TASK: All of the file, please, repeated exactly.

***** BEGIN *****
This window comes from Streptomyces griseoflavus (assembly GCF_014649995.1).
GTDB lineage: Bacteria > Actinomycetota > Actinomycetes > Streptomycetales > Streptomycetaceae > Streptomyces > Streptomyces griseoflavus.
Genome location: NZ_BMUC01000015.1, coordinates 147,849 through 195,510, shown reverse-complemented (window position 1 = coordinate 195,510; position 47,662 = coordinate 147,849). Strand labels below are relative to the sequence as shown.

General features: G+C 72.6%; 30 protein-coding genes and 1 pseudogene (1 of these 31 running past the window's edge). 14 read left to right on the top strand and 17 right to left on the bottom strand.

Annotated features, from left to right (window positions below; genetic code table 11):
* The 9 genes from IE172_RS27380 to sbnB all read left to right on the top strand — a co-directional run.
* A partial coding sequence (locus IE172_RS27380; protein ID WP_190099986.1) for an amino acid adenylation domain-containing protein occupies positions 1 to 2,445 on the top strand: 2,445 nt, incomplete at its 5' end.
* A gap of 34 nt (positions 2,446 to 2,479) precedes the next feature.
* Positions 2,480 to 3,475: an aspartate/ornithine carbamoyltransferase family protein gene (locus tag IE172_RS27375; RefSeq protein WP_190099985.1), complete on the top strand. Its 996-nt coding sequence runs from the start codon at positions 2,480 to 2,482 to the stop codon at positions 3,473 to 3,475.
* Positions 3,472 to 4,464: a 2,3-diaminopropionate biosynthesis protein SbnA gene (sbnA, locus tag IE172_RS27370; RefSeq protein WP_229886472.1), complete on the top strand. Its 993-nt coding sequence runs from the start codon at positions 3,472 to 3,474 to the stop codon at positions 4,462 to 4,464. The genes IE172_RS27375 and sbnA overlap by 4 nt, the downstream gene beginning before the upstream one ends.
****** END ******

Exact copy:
This window comes from Streptomyces griseoflavus (assembly GCF_014649995.1).
GTDB lineage: Bacteria > Actinomycetota > Actinomycetes > Streptomycetales > Streptomycetaceae > Streptomyces > Streptomyces griseoflavus.
Genome location: NZ_BMUC01000015.1, coordinates 147,849 through 195,510, shown reverse-complemented (window position 1 = coordinate 195,510; position 47,662 = coordinate 147,849). Strand labels below are relative to the sequence as shown.

General features: G+C 72.6%; 30 protein-coding genes and 1 pseudogene (1 of these 31 running past the window's edge). 14 read left to right on the top strand and 17 right to left on the bottom strand.

Annotated features, from left to right (window positions below; genetic code table 11):
* The 9 genes from IE172_RS27380 to sbnB all read left to right on the top strand — a co-directional run.
* A partial coding sequence (locus IE172_RS27380; protein ID WP_190099986.1) for an amino acid adenylation domain-containing protein occupies positions 1 to 2,445 on the top strand: 2,445 nt, incomplete at its 5' end.
* A gap of 34 nt (positions 2,446 to 2,479) precedes the next feature.
* Positions 2,480 to 3,475: an aspartate/ornithine carbamoyltransferase family protein gene (locus tag IE172_RS27375; RefSeq protein WP_190099985.1), complete on the top strand. Its 996-nt coding sequence runs from the start codon at positions 2,480 to 2,482 to the stop codon at positions 3,473 to 3,475.
* Positions 3,472 to 4,464: a 2,3-diaminopropionate biosynthesis protein SbnA gene (sbnA, locus tag IE172_RS27370; RefSeq protein WP_229886472.1), complete on the top strand. Its 993-nt coding sequence runs from the start codon at positions 3,472 to 3,474 to the stop codon at positions 4,462 to 4,464. The genes IE172_RS27375 and sbnA overlap by 4 nt, the downstream gene beginning before the upstream one ends.